Husband and wife Americans Dr. Eugene and Mrs. Helen Ferguson - he a renowned neurosurgeon - are traveling through Latin America for a vacation. When they make the decision to return to New... See full summary »
The fictionalized biography of composer Cole Porter from his days at Yale in the 1910s through the height of his success to the 1940s. The film's attempted biography matches many public ... See full summary »
Clemson Reade, a business tycoon with marriage on his mind, and Effie, a U.S. diplomat, are a modern couple. Unfortunately there seems to be too much business and not enough pleasure on the... See full summary »
While out riding in the country, wealthy New Yorker Alec Walker meets young widow Julie Eden, and a relationship quickly develops. However, Alec has not told her that he is already locked ... See full summary »
Artist Jimmy Hudson (Cary Grant) is stuck in Mexico unable to pay his hotel bill. Meanwhile, Louise Fuller (Grace Moore) opera singer is stuck in the same town unable to return to the US ... See full summary »
Smalltime crookster and showman Jerry Flynn is desperately searching for a new act to promote in order to save him from ruin. He meets a boy on the street who claims to have a dancing caterpillar called Curly. Flynn seizes the opportunity for fame and fortune at Curly's expense. Written by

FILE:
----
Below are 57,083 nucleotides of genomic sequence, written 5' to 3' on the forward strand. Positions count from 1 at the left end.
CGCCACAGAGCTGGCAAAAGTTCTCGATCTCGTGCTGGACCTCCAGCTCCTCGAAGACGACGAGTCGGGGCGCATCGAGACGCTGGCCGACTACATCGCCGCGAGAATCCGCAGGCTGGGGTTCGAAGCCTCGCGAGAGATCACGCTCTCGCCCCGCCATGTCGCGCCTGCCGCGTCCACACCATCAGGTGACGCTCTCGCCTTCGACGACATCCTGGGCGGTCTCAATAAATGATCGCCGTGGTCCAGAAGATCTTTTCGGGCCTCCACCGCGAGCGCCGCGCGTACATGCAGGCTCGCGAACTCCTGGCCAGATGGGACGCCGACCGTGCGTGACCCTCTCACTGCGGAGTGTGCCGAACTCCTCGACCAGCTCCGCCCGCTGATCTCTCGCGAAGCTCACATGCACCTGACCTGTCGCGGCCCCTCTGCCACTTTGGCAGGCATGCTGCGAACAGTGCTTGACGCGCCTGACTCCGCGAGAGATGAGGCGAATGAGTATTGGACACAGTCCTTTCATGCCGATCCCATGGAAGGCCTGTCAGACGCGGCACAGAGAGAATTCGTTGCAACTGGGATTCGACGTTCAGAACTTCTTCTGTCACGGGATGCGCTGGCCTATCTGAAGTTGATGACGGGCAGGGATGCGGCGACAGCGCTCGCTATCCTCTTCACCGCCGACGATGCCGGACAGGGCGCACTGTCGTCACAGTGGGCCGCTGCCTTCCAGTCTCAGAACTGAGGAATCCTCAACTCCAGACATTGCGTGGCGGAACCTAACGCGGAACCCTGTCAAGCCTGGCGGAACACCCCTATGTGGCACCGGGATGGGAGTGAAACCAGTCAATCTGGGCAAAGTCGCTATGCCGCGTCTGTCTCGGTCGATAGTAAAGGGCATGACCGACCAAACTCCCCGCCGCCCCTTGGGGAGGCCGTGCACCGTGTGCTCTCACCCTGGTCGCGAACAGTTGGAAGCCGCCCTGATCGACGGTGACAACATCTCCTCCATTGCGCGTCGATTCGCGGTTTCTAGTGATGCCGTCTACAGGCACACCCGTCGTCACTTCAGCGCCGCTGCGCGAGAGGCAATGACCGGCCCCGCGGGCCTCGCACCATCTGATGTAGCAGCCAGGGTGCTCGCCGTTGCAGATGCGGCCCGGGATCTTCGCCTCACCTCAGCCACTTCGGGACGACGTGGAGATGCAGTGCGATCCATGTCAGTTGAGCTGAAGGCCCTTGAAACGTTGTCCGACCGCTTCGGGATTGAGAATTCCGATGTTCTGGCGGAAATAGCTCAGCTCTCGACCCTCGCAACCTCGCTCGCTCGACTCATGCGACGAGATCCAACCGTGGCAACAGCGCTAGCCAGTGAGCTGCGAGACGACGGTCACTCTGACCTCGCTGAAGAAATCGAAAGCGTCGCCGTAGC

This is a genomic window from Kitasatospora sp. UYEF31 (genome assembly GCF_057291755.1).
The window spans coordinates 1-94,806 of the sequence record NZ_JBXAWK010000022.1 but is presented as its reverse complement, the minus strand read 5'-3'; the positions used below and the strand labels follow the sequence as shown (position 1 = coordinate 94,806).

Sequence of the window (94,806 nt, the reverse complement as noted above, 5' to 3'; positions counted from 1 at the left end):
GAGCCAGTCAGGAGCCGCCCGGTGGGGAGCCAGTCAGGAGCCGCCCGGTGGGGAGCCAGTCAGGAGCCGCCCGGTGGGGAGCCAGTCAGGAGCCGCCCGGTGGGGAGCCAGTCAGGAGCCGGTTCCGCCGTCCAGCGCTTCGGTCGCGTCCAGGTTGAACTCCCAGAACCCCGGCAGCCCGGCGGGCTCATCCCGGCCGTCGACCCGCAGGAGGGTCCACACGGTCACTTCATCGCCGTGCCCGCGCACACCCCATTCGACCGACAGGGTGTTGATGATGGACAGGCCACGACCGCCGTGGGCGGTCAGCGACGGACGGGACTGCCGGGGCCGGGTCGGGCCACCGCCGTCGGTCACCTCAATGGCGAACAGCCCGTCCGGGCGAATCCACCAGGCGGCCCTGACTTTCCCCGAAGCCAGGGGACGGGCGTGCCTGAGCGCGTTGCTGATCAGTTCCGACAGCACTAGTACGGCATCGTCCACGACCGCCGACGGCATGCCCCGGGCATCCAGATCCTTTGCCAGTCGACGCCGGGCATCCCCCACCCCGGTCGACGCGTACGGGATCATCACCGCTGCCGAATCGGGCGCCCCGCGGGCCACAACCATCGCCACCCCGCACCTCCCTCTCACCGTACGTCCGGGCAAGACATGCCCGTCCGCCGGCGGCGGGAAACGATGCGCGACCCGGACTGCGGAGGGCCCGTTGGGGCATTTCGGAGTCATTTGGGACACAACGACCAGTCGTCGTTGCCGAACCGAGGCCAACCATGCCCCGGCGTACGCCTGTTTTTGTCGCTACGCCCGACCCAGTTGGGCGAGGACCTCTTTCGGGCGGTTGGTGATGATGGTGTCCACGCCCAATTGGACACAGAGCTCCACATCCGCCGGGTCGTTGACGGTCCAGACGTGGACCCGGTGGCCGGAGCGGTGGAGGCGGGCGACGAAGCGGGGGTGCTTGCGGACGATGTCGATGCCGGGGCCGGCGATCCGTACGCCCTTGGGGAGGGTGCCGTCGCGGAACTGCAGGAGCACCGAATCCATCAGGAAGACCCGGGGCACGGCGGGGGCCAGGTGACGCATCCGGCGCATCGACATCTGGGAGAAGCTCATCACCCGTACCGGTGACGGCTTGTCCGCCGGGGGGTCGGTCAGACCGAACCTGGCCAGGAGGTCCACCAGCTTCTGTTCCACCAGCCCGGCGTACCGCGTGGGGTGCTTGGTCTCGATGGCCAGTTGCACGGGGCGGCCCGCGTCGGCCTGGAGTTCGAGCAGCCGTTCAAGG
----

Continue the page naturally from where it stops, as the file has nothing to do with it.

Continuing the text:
Col Needham <firstname.lastname@example.org>
'Dancing Bug Cuts a Rug'...or rather, 'How Did Cary Grant Get Roped Into This?' Theatrical producer, a "part-time genius" with three flops behind him, needs $100,000 to save his theater; he befriends an orphaned tyke with a bottle-cap hat, the boy's stone-cold chorine sister (who is roughly two times older than the kid), and the boy's caterpillar...who "dances" to "Yes Sir, That's My Baby". Elongated Aesop, although even Aesop provided a thoughtful moral. This one is just piffle, with the contrivance that the whole world would be chatting about such a miraculous event as a bug with an ear for music. This is the movie that launched a thousand worm jokes, and it's meant to be ironic that Grant (as the showman-turned-huckster) is the biggest worm of all. A box-office disaster in 1944, the film has not improved with age. Ted Donaldson is cute as the youngster, and Ann Loos has a funny scene playing Grant's put-upon secretary, but the insipid rest can easily be forgotten. * from ****
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